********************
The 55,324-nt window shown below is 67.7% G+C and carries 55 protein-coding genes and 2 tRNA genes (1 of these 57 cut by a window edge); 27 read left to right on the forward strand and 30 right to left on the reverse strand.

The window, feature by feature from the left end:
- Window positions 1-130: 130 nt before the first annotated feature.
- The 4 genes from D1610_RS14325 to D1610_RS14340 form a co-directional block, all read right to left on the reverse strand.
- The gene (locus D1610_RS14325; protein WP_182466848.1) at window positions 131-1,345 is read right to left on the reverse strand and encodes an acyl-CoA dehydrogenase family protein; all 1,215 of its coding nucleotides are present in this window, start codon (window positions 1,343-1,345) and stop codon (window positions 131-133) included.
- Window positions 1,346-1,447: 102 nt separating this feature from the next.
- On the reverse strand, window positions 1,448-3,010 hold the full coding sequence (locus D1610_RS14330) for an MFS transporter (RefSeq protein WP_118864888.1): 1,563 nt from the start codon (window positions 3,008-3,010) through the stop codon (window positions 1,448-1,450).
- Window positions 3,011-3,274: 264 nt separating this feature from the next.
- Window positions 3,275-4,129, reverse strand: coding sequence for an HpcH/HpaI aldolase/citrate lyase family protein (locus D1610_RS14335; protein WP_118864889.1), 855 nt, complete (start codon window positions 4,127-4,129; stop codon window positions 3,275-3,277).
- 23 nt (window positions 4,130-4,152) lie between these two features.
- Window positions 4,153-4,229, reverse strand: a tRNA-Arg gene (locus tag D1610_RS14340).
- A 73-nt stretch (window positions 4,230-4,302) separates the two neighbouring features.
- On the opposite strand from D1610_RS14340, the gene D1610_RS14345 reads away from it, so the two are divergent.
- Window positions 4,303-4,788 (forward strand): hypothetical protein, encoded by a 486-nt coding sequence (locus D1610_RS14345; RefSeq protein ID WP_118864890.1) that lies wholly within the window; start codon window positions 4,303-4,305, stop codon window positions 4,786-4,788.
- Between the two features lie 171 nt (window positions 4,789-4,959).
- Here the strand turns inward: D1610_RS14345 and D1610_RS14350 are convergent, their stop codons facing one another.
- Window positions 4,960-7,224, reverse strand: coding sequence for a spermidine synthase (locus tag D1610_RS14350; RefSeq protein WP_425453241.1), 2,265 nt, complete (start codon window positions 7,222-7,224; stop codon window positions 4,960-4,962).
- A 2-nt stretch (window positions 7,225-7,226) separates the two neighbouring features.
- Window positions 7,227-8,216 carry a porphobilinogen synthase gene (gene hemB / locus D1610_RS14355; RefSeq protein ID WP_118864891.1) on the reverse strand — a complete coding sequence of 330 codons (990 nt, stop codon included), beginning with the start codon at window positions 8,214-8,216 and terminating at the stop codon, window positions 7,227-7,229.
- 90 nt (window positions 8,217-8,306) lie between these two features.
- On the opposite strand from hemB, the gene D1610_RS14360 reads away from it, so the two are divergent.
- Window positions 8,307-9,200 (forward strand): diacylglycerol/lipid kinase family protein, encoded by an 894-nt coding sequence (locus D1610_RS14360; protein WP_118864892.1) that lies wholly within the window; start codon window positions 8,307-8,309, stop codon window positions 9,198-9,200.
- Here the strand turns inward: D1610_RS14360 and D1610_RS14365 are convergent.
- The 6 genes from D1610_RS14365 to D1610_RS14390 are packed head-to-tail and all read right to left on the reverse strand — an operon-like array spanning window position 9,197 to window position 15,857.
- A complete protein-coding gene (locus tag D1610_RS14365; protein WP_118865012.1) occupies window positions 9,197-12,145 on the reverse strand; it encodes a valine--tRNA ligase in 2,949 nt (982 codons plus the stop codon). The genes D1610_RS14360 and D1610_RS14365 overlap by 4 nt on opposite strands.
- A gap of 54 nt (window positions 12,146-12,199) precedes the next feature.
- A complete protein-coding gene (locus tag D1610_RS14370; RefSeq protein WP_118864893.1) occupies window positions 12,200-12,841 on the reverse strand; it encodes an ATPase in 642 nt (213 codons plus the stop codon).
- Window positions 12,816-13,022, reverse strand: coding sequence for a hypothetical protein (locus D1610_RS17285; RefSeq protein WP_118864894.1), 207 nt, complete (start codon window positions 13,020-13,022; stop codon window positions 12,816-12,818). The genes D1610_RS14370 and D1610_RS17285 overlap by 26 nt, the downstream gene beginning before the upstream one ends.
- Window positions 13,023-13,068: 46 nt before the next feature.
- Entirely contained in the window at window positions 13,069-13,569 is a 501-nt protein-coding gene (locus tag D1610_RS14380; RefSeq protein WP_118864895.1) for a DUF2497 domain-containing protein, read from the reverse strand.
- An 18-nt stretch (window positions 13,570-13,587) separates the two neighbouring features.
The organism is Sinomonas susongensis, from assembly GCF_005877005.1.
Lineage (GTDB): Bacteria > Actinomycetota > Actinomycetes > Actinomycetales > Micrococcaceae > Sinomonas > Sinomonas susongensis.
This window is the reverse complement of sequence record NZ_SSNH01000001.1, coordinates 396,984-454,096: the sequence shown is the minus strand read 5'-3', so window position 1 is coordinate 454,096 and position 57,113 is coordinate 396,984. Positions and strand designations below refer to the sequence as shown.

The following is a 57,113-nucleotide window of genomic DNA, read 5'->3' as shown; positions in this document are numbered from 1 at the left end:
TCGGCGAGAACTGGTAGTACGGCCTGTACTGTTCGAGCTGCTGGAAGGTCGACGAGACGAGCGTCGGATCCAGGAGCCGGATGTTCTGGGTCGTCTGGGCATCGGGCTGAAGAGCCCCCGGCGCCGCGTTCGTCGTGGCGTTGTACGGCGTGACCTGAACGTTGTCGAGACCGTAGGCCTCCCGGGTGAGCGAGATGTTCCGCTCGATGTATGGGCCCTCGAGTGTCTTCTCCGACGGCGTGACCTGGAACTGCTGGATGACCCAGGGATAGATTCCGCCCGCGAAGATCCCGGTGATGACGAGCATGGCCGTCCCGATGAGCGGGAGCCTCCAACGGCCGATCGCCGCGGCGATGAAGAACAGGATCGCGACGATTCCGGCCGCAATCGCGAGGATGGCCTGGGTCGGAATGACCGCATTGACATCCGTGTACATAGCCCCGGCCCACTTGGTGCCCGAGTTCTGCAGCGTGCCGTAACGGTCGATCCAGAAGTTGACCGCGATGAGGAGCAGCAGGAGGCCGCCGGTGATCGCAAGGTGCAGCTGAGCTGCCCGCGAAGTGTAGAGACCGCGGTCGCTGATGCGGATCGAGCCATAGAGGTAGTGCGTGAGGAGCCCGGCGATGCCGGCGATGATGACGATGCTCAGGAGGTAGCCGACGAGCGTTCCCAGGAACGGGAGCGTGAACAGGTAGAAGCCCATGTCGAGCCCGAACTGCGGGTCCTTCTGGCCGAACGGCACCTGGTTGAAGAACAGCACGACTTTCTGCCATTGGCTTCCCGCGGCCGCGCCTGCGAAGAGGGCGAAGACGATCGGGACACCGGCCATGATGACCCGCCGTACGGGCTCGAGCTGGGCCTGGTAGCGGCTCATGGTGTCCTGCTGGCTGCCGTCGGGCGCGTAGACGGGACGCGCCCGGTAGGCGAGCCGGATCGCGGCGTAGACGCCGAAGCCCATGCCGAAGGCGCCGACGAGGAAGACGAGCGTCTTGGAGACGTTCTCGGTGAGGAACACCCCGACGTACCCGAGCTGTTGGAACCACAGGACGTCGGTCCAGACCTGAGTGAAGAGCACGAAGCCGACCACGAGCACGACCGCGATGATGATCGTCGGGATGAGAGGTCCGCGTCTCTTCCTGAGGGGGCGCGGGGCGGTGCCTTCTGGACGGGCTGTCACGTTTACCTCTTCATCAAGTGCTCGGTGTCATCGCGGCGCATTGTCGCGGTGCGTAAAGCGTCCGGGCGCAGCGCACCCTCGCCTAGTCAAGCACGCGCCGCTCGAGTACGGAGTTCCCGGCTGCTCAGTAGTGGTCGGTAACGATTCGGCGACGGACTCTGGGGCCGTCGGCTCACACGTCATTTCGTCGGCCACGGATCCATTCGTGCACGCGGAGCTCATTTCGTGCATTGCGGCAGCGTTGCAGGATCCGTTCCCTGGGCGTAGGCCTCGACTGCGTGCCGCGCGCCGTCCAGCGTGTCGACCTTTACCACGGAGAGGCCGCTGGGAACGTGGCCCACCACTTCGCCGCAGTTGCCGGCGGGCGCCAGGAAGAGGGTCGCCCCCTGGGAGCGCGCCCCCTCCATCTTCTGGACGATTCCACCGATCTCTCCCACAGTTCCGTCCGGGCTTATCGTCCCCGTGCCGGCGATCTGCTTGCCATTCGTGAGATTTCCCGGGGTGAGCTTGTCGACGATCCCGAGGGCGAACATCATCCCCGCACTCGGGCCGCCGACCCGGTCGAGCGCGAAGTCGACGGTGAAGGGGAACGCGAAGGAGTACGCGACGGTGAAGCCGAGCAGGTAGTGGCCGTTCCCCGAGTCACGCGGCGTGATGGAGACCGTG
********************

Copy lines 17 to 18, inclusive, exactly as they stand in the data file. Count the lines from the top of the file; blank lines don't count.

- Window positions 4,960-7,224, reverse strand: coding sequence for a spermidine synthase (locus tag D1610_RS14350; RefSeq protein WP_425453241.1), 2,265 nt, complete (start codon window positions 7,222-7,224; stop codon window positions 4,960-4,962).
- A 2-nt stretch (window positions 7,225-7,226) separates the two neighbouring features.